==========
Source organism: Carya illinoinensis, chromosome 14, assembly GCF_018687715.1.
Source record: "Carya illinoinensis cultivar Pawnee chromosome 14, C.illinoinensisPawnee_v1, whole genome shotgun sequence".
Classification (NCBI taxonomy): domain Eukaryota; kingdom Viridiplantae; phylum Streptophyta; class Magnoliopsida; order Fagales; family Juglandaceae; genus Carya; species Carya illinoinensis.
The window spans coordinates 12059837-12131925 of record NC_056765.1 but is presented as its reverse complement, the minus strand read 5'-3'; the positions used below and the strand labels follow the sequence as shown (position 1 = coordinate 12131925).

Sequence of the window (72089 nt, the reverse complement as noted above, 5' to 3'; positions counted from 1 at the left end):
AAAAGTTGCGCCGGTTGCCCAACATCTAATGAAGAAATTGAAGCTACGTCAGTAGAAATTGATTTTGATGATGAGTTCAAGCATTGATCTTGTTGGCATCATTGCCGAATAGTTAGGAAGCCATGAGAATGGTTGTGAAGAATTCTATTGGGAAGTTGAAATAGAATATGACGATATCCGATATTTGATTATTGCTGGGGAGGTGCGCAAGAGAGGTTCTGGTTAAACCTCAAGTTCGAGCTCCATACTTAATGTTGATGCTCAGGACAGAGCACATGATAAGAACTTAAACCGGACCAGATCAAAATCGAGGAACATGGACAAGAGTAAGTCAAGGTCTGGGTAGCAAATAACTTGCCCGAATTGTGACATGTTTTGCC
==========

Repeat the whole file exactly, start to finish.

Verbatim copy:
Source organism: Carya illinoinensis, chromosome 14, assembly GCF_018687715.1.
Source record: "Carya illinoinensis cultivar Pawnee chromosome 14, C.illinoinensisPawnee_v1, whole genome shotgun sequence".
Classification (NCBI taxonomy): domain Eukaryota; kingdom Viridiplantae; phylum Streptophyta; class Magnoliopsida; order Fagales; family Juglandaceae; genus Carya; species Carya illinoinensis.
The window spans coordinates 12059837-12131925 of record NC_056765.1 but is presented as its reverse complement, the minus strand read 5'-3'; the positions used below and the strand labels follow the sequence as shown (position 1 = coordinate 12131925).

Sequence of the window (72089 nt, the reverse complement as noted above, 5' to 3'; positions counted from 1 at the left end):
AAAAGTTGCGCCGGTTGCCCAACATCTAATGAAGAAATTGAAGCTACGTCAGTAGAAATTGATTTTGATGATGAGTTCAAGCATTGATCTTGTTGGCATCATTGCCGAATAGTTAGGAAGCCATGAGAATGGTTGTGAAGAATTCTATTGGGAAGTTGAAATAGAATATGACGATATCCGATATTTGATTATTGCTGGGGAGGTGCGCAAGAGAGGTTCTGGTTAAACCTCAAGTTCGAGCTCCATACTTAATGTTGATGCTCAGGACAGAGCACATGATAAGAACTTAAACCGGACCAGATCAAAATCGAGGAACATGGACAAGAGTAAGTCAAGGTCTGGGTAGCAAATAACTTGCCCGAATTGTGACATGTTTTGCC